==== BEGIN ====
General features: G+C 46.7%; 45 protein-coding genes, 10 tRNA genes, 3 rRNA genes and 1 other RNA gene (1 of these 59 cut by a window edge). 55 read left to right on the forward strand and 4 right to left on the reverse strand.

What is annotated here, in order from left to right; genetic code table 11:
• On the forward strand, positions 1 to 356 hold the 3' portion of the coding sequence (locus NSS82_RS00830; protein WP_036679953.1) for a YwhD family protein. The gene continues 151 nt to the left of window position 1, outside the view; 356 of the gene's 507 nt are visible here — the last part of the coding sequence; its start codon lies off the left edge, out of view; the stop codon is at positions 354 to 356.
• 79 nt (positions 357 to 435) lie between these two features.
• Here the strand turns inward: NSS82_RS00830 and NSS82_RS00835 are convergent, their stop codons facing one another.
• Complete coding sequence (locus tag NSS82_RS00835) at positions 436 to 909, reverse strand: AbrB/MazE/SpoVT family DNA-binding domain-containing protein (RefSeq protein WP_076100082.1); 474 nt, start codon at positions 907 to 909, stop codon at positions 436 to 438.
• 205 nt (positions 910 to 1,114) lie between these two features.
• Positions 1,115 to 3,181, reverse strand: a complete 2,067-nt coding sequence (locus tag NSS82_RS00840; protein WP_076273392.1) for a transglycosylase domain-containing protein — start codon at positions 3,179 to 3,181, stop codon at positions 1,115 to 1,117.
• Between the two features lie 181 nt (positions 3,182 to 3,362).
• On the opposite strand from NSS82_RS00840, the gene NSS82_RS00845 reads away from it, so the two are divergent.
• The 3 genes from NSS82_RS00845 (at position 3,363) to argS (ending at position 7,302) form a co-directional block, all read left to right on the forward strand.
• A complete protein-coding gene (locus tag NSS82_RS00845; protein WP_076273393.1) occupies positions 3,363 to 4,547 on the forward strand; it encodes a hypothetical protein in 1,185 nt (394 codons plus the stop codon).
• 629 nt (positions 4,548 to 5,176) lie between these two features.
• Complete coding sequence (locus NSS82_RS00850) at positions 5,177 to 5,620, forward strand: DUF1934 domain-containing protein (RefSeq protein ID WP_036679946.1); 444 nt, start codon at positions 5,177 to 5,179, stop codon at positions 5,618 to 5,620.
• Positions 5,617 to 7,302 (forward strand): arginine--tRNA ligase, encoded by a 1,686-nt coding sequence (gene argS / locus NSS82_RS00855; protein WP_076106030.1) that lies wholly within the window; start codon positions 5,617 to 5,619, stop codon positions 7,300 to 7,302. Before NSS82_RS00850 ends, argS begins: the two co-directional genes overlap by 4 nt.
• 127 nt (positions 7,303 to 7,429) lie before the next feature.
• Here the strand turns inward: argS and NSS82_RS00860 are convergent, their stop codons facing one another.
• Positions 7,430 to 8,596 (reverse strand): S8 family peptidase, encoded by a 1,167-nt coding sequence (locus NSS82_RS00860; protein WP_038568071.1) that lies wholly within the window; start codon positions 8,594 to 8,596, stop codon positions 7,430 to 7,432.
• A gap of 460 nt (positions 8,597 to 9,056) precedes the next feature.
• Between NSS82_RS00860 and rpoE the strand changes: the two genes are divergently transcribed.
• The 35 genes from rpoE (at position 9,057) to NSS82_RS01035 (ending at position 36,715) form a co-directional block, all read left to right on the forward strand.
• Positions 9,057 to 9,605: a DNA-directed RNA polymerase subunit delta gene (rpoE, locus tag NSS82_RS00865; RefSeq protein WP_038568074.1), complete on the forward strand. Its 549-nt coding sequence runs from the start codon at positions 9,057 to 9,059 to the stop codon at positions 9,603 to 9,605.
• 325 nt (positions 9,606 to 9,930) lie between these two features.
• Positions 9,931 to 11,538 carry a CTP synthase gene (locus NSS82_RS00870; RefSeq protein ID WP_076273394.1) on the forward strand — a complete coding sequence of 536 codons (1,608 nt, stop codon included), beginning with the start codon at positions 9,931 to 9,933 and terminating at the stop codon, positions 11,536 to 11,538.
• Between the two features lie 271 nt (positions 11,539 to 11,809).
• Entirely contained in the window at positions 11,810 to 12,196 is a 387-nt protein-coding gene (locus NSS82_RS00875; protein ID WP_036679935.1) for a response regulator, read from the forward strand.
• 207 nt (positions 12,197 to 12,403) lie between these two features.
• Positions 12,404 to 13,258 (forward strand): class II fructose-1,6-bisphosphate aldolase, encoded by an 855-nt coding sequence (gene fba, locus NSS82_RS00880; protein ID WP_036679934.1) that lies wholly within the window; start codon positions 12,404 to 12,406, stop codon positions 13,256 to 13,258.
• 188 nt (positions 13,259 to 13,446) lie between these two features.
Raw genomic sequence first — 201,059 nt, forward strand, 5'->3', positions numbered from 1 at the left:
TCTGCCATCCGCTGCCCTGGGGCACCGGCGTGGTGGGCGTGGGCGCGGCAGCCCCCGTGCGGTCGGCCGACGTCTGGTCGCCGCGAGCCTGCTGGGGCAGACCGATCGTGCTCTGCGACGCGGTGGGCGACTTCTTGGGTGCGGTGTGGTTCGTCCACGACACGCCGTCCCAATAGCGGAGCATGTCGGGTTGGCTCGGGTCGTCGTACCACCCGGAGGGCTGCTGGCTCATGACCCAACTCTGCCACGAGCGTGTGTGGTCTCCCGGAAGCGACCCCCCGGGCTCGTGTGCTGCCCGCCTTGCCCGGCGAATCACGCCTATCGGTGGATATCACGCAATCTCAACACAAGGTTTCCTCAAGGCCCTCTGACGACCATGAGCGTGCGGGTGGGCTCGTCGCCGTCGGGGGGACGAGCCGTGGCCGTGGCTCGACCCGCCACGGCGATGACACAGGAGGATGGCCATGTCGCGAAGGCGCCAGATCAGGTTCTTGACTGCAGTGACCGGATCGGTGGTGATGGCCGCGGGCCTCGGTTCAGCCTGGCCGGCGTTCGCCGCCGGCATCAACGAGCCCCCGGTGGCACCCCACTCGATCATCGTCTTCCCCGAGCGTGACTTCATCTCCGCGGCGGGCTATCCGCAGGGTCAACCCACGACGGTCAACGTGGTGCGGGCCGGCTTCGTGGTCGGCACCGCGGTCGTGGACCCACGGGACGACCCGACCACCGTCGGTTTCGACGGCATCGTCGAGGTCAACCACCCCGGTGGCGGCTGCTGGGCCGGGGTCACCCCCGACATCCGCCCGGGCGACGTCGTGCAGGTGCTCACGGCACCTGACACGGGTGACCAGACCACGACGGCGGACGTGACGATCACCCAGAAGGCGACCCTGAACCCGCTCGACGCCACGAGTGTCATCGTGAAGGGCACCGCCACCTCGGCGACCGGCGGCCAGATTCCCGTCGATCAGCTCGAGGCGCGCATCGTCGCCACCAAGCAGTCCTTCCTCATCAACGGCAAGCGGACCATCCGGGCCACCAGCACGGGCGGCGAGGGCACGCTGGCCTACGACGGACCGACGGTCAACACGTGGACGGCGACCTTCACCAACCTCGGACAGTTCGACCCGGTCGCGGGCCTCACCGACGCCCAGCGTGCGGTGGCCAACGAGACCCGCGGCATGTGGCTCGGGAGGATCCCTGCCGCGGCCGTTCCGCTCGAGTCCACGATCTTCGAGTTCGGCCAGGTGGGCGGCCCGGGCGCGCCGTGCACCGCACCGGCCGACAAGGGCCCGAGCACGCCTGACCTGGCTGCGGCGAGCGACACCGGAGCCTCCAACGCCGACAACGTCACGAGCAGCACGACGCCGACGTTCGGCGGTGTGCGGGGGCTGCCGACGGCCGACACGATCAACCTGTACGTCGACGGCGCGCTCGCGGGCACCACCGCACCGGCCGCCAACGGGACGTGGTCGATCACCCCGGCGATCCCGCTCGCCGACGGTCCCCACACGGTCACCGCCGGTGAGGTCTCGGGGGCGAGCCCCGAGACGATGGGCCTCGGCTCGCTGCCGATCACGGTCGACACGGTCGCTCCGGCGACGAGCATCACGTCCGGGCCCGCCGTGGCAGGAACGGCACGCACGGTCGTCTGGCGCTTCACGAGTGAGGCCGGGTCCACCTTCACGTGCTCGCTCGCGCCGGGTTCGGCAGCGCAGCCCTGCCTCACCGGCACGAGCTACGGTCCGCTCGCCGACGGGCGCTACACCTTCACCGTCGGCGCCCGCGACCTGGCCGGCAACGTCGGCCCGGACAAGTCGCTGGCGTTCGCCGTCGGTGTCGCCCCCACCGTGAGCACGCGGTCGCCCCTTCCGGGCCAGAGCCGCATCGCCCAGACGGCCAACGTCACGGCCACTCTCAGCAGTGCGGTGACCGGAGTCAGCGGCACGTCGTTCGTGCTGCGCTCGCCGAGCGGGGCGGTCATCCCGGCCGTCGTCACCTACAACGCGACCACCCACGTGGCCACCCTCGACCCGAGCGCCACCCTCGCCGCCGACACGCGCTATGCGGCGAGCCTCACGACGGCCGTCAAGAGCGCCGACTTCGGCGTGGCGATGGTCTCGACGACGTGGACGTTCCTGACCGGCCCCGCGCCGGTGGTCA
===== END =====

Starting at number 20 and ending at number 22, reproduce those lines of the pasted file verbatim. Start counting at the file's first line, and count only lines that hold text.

• Between NSS82_RS00860 and rpoE the strand changes: the two genes are divergently transcribed.
• The 35 genes from rpoE (at position 9,057) to NSS82_RS01035 (ending at position 36,715) form a co-directional block, all read left to right on the forward strand.
• Positions 9,057 to 9,605: a DNA-directed RNA polymerase subunit delta gene (rpoE, locus tag NSS82_RS00865; RefSeq protein WP_038568074.1), complete on the forward strand. Its 549-nt coding sequence runs from the start codon at positions 9,057 to 9,059 to the stop codon at positions 9,603 to 9,605.